Job resignations in the United States hit record highs: a peak of 4.3 million in August, the highest number since 2001


Job resignations in the United States hit record highs: a peak of 4.3 million in August, the highest number since 2001

The people who are quitting the most are those who work in the hospitality and food services sector.

Photo: Ketut Subiyanto / Pexels

The labor market is still in trouble, as in August the number of people who left their job registered another record. About 4.3 million Americans quit their jobs, mainly in the areas of retail, food services and hospitality.

According to the latest vacancy and job rotation summary report from the Bureau of Labor Statistics (BLS), nearly 3% of the country’s workforce quit in August. This is the fifth consecutive month that he broke the record, and it is the highest number of departures since the BLS began collecting this data in 2001, Insider published.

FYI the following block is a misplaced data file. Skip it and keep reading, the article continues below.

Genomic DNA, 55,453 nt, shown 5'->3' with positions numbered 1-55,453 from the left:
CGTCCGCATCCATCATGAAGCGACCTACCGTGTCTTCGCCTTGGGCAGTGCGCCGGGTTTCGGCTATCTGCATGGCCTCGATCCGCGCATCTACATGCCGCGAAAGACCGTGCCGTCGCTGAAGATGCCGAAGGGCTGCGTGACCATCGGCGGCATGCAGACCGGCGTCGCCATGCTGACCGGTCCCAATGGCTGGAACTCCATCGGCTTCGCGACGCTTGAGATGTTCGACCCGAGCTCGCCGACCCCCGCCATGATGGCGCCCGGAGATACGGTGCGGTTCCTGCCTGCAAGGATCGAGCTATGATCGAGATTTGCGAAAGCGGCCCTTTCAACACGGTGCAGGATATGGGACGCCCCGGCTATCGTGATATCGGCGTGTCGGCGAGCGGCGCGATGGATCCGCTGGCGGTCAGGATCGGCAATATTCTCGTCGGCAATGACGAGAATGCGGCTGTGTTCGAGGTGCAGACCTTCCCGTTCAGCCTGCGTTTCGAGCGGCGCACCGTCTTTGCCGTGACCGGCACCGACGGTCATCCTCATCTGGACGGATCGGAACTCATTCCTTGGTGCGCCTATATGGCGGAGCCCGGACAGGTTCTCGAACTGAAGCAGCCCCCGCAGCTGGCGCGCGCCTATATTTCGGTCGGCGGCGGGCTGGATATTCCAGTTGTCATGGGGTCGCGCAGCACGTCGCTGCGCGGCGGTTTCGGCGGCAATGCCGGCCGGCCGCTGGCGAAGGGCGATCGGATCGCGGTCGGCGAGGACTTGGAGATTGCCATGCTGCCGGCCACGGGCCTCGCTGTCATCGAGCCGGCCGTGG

Unfortunately companies will continue to suffer from hiring talent amid the labor shortage, as workers show no signs of stopping the trend to quit.

Employees seem to have no qualms about leaving the jobs they have and they are increasingly exercising their power and are comfortable resigning, economists told Insider.

The people who are quitting the most are the ones They are dedicated to the hospitality and food services sector. The churn rate in that industry was 6.8%, more than double the average rate across all industries.

The retail trade also had its own high series, con an attrition rate of 4.7%. Those industries rely heavily on in-person service, which has been seriously damaged during the pandemic.
Many workers require more to continue in their jobs, whether it’s benefits, higher wages or better conditions to risk their lives for those roles, the economists said.

A Joblist survey of 2,099 people showed that nearly three-quarters of those surveyed were thinking about quitting their jobs during July, August or September. That number was the highest for hospitality workers, with 77%Insider’s Grace Dean and Madison Hoff reported.

Workers who quit can also lead to cyclical staffing shortages and, in turn, cause burnout among the remaining workers.

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Source-eldiariony.com